Before joining MFM, I spent most of my 40-plus year career working with property casualty and life insurance company trade groups. I could regale you with countless jokes about the actuaries who make up the backbone of the industry -- the folks whose mathematical analysis determine the price consumers pay for their life, health, auto and home insurance. My favorite? An actuary is an accountant who couldn't take the excitement.
I bring this up because the accounting profession itself seems to have an image problem these days. A recent column by the terrific Joe Queenan in The Wall Street Journal highlighted what he called an "accounting deficit." According to Queenan, "300,000 accountants and auditors have left the profession, many on the dead run."
American firms -- including many media and entertainment companies that are among the MFM membership -- are competing fiercely for a shrinking talent pool and aggressively recruiting candidates from around the world.
One of the key problems, said Queenan, is the depiction of accountants as bean counters -- unexciting number crunchers "who have their heads buried in Byzantine financial statements…obsessed with trivial details." One can only imagine what he thinks of actuaries.
This image problem is exacerbated by the changing attitudes toward work of younger financial professionals. It was once considered a highly respected -- if a bit mundane -- profession that paid well. Now it is viewed as one that lacks meaning, luster and excitement. In a word, accounting is uncool.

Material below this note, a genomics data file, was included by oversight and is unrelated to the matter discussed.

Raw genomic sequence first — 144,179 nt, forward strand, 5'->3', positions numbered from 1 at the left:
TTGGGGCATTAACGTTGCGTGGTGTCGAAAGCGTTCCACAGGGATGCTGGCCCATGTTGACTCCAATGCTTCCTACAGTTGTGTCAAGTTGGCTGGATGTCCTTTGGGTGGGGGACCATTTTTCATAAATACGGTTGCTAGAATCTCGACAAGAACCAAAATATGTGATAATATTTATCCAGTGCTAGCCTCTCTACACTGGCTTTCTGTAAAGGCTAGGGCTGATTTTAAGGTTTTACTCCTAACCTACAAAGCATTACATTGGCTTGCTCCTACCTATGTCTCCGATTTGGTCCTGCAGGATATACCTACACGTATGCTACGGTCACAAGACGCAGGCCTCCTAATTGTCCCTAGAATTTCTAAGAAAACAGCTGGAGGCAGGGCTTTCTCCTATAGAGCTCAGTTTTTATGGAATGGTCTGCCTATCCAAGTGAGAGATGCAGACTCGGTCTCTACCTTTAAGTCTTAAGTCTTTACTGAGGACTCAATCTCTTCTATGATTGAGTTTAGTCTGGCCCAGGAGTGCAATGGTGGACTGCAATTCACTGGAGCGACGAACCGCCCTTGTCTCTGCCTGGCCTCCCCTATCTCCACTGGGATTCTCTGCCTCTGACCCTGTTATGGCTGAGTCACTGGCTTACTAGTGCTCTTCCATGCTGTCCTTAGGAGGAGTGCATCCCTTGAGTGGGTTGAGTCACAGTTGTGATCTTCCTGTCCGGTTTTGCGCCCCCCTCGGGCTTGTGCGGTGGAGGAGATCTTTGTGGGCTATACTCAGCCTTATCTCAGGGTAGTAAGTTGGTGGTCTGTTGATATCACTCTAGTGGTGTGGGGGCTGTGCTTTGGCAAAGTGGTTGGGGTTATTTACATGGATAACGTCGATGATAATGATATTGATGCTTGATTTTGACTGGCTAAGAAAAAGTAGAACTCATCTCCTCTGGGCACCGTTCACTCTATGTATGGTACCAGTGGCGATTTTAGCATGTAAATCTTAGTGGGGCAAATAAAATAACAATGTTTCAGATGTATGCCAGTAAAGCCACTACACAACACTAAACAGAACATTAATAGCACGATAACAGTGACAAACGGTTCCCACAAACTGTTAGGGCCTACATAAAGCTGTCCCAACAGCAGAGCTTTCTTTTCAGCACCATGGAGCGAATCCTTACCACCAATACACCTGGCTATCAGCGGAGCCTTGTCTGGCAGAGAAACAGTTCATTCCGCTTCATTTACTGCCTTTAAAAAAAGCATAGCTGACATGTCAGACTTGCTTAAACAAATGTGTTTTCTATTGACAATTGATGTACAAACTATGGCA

Queenan proposes that employers raise salaries to make the accounting profession more appealing and "take steps to make itself more glamorous…including testimonials from flashy, exciting practitioners of the trade."
Hello, media and entertainment companies!
In my first 12 months as CEO of the Media Financial Management Association I've learned two things: 1) we have the privilege of working in one of the most dynamic and exciting industries on the planet, and 2) there's not a single conversation I've had with a group of industry financial professionals where the issue of recruiting and retaining top accounting and finance talent doesn't come up.
There is a wealth of creative content producers at our fingertips -- the folks sitting on the revenue development side of the aisle. How can we put those producers to work, helping us to make finance careers in the media and entertainment industry the first choice of recent graduates and younger professionals looking for a cool way to use their skills?
The American Institute of Certified Public Accountants is running radio ads in the Chicago area (where I live) promoting the importance of CPAs. Maybe that's a strategy media and entertainment companies can utilize on a more targeted basis. Perhaps this is something MFM can undertake, with the support of members who are passionate about this critical issue.
I'd like to learn more about what you are doing to attract and retain top talent -- and how MFM might be a resource to expand those efforts industry-wide. E-mail me at email@example.com with your thoughts. Who knows? We just might be able to make accounting cool.
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The opinions expressed here are the author's views and do not necessarily represent the views of MediaVillage.com/MyersBizNet.